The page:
9 to 5 Culture

How to Be a Great Manager That People Actually Like

He is being passive-aggressive again. He is angry but will not talk with you about it. He struts into a quiet room and closes the door, refusing to take calls. No, this is not your husband. It’s the big man upstairs who you also have to put up with every day at work. But his life isn’t all that easy.

Yes, this is my inevitable “defend the boss” entry, coming almost six years after I first started writing articles for The Great Office Escape. Many of you come to this site to find support and understanding in dealing with a terrible manager or a nasty co-worker. After all, being the company whipping-boy for your foul-tempered slave-driver is certainly not an enviable position.

But it is also important to remember that not only does your boss work hard, but he dances a strange and delicate waltz of keeping the company functioning while managing the varying personalities and abilities of his subordinates.

It isn’t easy to walk this line. Trust me. As the owner of two web design and development companies I have been in a position of authority for a few years now, managing freelance web contractors and student-intern types usually with little more than a Skype call a month for “face to face” interactions.

Still, I’m very convinced that the people who work for me actually love working for me, and they get the work done effectively (most of them time!) So how do I do it?

Being a Great Manager Involves:

1. Trusting your employees and contractors

This is the trait that divides good managers from horrendous ones. Pestering your employees and micro-managing them is seriously never a good thing. Checking in every three hours to make sure that your administrative assistant is going to get all the cold calls on the list done by Friday is likely to do two things:

A. Make your administrative assistant angry with you
B. Make your administrative assistant less likely to go to you if they have a question or issue.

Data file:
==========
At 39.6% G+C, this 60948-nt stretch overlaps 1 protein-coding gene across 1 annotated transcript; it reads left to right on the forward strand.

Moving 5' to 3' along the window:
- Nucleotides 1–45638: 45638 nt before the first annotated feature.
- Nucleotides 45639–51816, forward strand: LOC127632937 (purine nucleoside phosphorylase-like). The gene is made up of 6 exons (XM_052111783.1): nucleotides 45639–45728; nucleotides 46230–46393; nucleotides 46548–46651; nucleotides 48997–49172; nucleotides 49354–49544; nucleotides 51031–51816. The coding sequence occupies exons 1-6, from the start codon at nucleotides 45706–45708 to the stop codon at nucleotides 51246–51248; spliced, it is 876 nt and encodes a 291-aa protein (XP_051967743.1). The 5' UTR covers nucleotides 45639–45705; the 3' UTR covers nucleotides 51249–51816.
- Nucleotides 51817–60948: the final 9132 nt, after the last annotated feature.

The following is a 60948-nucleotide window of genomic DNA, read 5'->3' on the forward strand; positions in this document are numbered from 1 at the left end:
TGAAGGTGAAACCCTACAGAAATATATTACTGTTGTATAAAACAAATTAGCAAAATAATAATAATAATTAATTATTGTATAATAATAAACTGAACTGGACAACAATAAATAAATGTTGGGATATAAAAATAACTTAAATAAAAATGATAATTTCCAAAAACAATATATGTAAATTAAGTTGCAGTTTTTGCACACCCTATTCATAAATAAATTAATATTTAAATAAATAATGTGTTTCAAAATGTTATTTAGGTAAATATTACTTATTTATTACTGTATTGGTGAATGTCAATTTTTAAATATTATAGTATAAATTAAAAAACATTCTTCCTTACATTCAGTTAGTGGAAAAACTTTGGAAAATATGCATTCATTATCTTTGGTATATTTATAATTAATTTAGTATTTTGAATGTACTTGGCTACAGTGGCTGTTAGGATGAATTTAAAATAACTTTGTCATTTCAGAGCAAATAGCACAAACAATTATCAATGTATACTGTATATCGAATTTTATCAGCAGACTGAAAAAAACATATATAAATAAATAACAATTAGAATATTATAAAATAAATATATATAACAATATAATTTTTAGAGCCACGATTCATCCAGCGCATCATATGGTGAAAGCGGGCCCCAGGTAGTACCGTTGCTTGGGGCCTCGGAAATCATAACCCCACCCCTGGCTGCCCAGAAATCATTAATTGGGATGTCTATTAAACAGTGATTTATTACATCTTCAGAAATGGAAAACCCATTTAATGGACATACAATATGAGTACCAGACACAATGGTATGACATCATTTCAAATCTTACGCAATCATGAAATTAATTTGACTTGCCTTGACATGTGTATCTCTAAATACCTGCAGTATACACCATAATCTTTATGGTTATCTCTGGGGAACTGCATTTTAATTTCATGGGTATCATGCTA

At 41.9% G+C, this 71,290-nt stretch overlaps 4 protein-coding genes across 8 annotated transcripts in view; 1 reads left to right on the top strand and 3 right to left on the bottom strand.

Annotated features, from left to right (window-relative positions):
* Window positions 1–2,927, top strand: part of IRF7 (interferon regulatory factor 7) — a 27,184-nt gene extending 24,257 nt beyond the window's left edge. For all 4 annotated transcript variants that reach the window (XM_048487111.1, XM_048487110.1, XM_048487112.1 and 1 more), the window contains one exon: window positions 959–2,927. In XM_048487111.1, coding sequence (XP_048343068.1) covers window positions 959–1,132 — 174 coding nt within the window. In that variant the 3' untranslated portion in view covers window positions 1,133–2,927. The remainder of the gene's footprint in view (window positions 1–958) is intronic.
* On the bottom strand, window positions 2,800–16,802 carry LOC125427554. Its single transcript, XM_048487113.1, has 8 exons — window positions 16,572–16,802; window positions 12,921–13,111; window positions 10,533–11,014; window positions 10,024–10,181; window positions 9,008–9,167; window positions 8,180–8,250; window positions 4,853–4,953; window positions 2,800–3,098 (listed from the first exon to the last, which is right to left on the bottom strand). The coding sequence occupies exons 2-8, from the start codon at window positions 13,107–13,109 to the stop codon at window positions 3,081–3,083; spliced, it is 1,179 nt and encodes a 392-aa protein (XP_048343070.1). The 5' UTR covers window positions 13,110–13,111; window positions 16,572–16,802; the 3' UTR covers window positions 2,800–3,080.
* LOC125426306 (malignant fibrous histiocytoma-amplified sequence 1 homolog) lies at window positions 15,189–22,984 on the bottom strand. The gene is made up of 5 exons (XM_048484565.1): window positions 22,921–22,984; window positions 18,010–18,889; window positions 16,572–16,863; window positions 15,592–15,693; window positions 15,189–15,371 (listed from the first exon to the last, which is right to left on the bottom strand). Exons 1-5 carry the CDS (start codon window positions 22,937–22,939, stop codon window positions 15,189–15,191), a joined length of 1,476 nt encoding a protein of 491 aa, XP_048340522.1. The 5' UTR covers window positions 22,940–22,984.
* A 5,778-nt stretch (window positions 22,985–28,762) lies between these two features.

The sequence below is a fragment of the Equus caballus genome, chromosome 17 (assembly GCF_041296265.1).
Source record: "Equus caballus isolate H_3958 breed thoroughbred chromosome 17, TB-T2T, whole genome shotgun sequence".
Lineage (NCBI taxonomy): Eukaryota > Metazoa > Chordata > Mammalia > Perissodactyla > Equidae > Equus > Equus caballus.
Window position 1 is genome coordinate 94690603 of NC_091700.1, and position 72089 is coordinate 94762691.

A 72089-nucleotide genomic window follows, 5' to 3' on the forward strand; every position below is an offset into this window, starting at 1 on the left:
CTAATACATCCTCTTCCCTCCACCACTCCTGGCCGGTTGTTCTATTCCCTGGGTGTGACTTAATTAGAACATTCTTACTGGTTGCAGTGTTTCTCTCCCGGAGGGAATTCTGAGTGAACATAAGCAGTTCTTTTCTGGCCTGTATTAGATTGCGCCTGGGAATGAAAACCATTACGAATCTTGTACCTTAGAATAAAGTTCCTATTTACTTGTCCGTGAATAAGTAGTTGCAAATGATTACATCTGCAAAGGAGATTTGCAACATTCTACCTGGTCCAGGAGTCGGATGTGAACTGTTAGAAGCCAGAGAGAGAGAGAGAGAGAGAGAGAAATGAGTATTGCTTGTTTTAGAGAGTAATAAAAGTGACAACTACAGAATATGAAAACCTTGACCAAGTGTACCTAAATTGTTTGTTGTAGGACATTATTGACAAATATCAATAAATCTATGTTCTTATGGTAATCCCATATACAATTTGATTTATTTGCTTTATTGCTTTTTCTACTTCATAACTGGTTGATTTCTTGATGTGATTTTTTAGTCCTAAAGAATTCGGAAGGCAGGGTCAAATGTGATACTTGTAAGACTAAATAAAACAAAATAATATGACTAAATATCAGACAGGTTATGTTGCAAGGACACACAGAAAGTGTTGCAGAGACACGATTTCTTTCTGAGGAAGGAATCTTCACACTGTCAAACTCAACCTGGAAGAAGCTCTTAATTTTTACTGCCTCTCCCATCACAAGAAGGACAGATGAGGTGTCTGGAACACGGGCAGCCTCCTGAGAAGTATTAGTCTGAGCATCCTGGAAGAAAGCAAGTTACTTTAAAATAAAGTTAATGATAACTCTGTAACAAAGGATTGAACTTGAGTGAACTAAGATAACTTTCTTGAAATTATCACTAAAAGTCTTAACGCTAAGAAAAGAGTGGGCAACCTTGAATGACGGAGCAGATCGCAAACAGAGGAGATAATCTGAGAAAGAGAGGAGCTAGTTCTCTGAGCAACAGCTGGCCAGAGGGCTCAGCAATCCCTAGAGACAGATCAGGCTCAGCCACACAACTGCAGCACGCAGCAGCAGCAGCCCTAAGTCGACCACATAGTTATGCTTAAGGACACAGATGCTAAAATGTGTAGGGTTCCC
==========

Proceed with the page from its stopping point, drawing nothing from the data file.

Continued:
Situation A is bad enough. But how can you be running an effective enterprise if the person responsible for cold-calling your customers (I sure hope you don’t run a business this way, but that’s another story) refuses to ask you a potentially important question because, well, they don’t like you and/or are afraid of you?

Think about it.

A good manager will set a deadline and then trust the expertise of those who work for him. He will leave his subordinates alone to work but be open to questions and feedback.

When I give one of my developers a project I tell them the deadline up-front and ask them if they can meet this deadline. If they feel they cannot meet this deadline they will let me know up front. They respect me because I am clear with them from the outset. I will occasionally check with them to see how they are doing, but this is more to see if they have questions and sometimes make small-talk than anything else.

2. Being Even-Keeled

Nobody likes an unpredictable person with a volatile temper. This situation becomes far worse at work, where an angry manager can put an entire team on edge and affect company performance on a larger scale with one outburst.

If you are having a very bad day, are feeling like you are ready to explode and you are in charge of many people at the office who all have important projects, take the damn day off. Your presence will more than likely just make things worse and you will likely not get much done yourself. Or, if you can’t take the day off lock yourself in your office, get a punching bag, silly putty or anything you can use to take out your frustrations. Don’t scream at Peg, the secretary.